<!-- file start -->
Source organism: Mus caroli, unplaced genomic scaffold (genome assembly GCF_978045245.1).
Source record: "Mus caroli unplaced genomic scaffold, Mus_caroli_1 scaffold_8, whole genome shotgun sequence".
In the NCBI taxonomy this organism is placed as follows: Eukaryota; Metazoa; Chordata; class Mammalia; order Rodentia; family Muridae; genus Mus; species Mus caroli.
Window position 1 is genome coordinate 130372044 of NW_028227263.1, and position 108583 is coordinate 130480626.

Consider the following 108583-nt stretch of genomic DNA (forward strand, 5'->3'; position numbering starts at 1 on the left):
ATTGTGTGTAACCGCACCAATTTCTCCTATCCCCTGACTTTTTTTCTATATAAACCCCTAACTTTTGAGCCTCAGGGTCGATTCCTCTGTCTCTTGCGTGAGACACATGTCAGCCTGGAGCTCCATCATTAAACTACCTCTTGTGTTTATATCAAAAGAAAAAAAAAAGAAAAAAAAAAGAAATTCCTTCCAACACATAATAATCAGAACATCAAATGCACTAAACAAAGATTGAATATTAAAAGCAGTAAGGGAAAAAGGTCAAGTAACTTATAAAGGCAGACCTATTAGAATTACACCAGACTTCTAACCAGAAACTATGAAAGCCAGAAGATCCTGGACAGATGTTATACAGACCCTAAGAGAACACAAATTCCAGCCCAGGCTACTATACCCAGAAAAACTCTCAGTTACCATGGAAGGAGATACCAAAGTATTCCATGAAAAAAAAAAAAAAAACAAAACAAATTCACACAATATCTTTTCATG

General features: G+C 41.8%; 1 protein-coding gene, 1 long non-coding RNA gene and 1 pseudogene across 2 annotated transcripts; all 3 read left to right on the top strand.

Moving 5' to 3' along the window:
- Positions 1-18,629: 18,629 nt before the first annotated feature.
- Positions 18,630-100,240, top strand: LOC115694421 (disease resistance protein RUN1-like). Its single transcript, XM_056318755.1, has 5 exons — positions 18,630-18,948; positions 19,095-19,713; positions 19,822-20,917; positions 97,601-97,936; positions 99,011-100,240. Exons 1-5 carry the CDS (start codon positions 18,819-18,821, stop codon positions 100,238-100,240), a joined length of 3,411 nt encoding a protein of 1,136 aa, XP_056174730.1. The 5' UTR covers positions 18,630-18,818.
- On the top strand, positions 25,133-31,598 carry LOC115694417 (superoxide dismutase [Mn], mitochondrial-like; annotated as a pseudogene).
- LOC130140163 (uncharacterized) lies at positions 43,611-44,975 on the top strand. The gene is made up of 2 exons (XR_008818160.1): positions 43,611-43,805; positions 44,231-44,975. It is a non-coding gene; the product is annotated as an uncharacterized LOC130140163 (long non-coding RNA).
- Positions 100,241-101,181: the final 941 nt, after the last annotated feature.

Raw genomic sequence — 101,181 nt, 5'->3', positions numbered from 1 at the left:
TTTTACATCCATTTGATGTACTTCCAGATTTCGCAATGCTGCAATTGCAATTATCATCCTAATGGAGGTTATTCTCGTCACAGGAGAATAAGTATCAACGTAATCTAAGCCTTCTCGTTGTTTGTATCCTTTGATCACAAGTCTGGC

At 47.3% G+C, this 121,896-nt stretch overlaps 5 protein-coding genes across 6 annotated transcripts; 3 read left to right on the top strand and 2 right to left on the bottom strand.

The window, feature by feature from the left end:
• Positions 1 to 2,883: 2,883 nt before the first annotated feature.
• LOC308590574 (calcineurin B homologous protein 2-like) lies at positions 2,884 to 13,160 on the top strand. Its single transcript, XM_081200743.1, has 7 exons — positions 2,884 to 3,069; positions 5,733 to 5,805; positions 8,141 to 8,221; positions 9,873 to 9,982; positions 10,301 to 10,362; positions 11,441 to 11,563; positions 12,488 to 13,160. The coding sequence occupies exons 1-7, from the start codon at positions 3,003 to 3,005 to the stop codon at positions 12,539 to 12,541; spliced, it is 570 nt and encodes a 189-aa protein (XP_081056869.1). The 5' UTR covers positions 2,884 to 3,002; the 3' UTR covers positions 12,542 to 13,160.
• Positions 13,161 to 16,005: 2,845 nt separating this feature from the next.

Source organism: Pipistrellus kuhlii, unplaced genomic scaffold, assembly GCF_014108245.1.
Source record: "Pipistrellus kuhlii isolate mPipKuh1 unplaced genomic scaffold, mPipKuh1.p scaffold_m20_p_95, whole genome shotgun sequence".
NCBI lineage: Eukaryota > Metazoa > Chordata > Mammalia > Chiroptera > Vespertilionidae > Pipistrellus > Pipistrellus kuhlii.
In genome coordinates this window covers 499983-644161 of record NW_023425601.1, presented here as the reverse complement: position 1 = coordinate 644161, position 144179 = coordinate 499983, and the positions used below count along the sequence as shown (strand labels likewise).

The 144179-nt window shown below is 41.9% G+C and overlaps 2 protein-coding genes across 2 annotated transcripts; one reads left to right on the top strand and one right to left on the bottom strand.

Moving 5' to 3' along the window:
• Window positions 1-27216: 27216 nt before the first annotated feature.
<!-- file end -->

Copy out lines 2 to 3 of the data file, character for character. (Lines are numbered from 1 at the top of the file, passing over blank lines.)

Source record: "Mus caroli unplaced genomic scaffold, Mus_caroli_1 scaffold_8, whole genome shotgun sequence".
In the NCBI taxonomy this organism is placed as follows: Eukaryota; Metazoa; Chordata; class Mammalia; order Rodentia; family Muridae; genus Mus; species Mus caroli.